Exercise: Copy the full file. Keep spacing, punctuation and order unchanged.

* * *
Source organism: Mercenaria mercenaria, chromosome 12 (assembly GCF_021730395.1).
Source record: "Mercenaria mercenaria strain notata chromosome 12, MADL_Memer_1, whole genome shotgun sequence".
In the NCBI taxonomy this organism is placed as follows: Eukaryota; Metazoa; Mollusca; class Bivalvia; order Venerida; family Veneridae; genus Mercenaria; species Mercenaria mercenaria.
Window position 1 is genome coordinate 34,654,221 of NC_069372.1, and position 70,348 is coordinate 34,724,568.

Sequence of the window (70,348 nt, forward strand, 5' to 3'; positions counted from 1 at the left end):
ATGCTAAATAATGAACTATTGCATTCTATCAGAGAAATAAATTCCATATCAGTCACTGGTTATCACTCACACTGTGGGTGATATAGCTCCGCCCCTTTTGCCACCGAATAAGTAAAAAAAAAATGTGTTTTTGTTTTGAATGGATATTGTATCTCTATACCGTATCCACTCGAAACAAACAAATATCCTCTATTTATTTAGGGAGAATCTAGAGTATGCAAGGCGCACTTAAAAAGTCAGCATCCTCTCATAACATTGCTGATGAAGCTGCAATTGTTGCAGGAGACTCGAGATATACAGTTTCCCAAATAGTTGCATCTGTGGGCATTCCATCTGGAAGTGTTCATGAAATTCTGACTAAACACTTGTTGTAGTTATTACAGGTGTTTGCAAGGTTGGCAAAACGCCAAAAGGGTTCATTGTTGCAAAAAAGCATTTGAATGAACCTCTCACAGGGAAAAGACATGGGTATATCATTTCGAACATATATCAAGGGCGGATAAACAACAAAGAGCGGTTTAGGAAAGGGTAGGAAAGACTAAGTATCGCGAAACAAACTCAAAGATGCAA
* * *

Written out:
Source organism: Mercenaria mercenaria, chromosome 12 (assembly GCF_021730395.1).
Source record: "Mercenaria mercenaria strain notata chromosome 12, MADL_Memer_1, whole genome shotgun sequence".
In the NCBI taxonomy this organism is placed as follows: Eukaryota; Metazoa; Mollusca; class Bivalvia; order Venerida; family Veneridae; genus Mercenaria; species Mercenaria mercenaria.
Window position 1 is genome coordinate 34,654,221 of NC_069372.1, and position 70,348 is coordinate 34,724,568.

Sequence of the window (70,348 nt, forward strand, 5' to 3'; positions counted from 1 at the left end):
ATGCTAAATAATGAACTATTGCATTCTATCAGAGAAATAAATTCCATATCAGTCACTGGTTATCACTCACACTGTGGGTGATATAGCTCCGCCCCTTTTGCCACCGAATAAGTAAAAAAAAAATGTGTTTTTGTTTTGAATGGATATTGTATCTCTATACCGTATCCACTCGAAACAAACAAATATCCTCTATTTATTTAGGGAGAATCTAGAGTATGCAAGGCGCACTTAAAAAGTCAGCATCCTCTCATAACATTGCTGATGAAGCTGCAATTGTTGCAGGAGACTCGAGATATACAGTTTCCCAAATAGTTGCATCTGTGGGCATTCCATCTGGAAGTGTTCATGAAATTCTGACTAAACACTTGTTGTAGTTATTACAGGTGTTTGCAAGGTTGGCAAAACGCCAAAAGGGTTCATTGTTGCAAAAAAGCATTTGAATGAACCTCTCACAGGGAAAAGACATGGGTATATCATTTCGAACATATATCAAGGGCGGATAAACAACAAAGAGCGGTTTAGGAAAGGGTAGGAAAGACTAAGTATCGCGAAACAAACTCAAAGATGCAA